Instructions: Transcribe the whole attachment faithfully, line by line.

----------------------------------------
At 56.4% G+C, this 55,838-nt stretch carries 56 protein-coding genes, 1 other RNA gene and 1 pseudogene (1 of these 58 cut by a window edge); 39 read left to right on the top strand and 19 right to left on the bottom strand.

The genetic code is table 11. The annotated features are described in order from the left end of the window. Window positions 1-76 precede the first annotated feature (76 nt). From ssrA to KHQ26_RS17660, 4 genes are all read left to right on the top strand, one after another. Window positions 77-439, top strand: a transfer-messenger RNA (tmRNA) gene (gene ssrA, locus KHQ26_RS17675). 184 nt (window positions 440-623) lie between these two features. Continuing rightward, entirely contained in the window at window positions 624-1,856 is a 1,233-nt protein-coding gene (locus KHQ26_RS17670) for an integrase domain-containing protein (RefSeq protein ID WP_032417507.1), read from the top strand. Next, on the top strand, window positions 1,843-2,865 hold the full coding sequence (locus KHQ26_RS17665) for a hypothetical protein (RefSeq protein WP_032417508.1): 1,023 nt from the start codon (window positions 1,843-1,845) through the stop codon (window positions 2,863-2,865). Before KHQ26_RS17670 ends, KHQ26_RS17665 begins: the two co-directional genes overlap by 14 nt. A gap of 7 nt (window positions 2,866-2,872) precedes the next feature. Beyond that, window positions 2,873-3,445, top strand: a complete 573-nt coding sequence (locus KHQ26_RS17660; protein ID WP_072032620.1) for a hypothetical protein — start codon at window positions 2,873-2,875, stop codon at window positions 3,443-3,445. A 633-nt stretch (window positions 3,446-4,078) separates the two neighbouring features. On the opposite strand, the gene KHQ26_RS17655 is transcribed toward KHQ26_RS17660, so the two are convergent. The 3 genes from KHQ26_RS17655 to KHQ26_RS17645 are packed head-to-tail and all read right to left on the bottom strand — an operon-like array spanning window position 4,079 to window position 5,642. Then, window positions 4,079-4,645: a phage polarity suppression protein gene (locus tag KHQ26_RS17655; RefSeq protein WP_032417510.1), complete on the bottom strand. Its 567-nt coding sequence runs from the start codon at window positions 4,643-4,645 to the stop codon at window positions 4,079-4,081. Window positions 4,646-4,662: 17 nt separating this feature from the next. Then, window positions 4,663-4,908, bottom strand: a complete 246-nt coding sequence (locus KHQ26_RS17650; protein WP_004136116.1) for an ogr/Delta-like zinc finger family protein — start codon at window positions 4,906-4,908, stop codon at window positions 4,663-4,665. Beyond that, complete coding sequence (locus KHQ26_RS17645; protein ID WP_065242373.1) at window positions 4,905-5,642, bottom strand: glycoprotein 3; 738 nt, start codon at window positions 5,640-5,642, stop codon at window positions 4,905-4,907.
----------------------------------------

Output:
At 56.4% G+C, this 55,838-nt stretch carries 56 protein-coding genes, 1 other RNA gene and 1 pseudogene (1 of these 58 cut by a window edge); 39 read left to right on the top strand and 19 right to left on the bottom strand.

The genetic code is table 11. The annotated features are described in order from the left end of the window. Window positions 1-76 precede the first annotated feature (76 nt). From ssrA to KHQ26_RS17660, 4 genes are all read left to right on the top strand, one after another. Window positions 77-439, top strand: a transfer-messenger RNA (tmRNA) gene (gene ssrA, locus KHQ26_RS17675). 184 nt (window positions 440-623) lie between these two features. Continuing rightward, entirely contained in the window at window positions 624-1,856 is a 1,233-nt protein-coding gene (locus KHQ26_RS17670) for an integrase domain-containing protein (RefSeq protein ID WP_032417507.1), read from the top strand. Next, on the top strand, window positions 1,843-2,865 hold the full coding sequence (locus KHQ26_RS17665) for a hypothetical protein (RefSeq protein WP_032417508.1): 1,023 nt from the start codon (window positions 1,843-1,845) through the stop codon (window positions 2,863-2,865). Before KHQ26_RS17670 ends, KHQ26_RS17665 begins: the two co-directional genes overlap by 14 nt. A gap of 7 nt (window positions 2,866-2,872) precedes the next feature. Beyond that, window positions 2,873-3,445, top strand: a complete 573-nt coding sequence (locus KHQ26_RS17660; protein ID WP_072032620.1) for a hypothetical protein — start codon at window positions 2,873-2,875, stop codon at window positions 3,443-3,445. A 633-nt stretch (window positions 3,446-4,078) separates the two neighbouring features. On the opposite strand, the gene KHQ26_RS17655 is transcribed toward KHQ26_RS17660, so the two are convergent. The 3 genes from KHQ26_RS17655 to KHQ26_RS17645 are packed head-to-tail and all read right to left on the bottom strand — an operon-like array spanning window position 4,079 to window position 5,642. Then, window positions 4,079-4,645: a phage polarity suppression protein gene (locus tag KHQ26_RS17655; RefSeq protein WP_032417510.1), complete on the bottom strand. Its 567-nt coding sequence runs from the start codon at window positions 4,643-4,645 to the stop codon at window positions 4,079-4,081. Window positions 4,646-4,662: 17 nt separating this feature from the next. Then, window positions 4,663-4,908, bottom strand: a complete 246-nt coding sequence (locus KHQ26_RS17650; protein WP_004136116.1) for an ogr/Delta-like zinc finger family protein — start codon at window positions 4,906-4,908, stop codon at window positions 4,663-4,665. Beyond that, complete coding sequence (locus KHQ26_RS17645; protein ID WP_065242373.1) at window positions 4,905-5,642, bottom strand: glycoprotein 3; 738 nt, start codon at window positions 5,640-5,642, stop codon at window positions 4,905-4,907.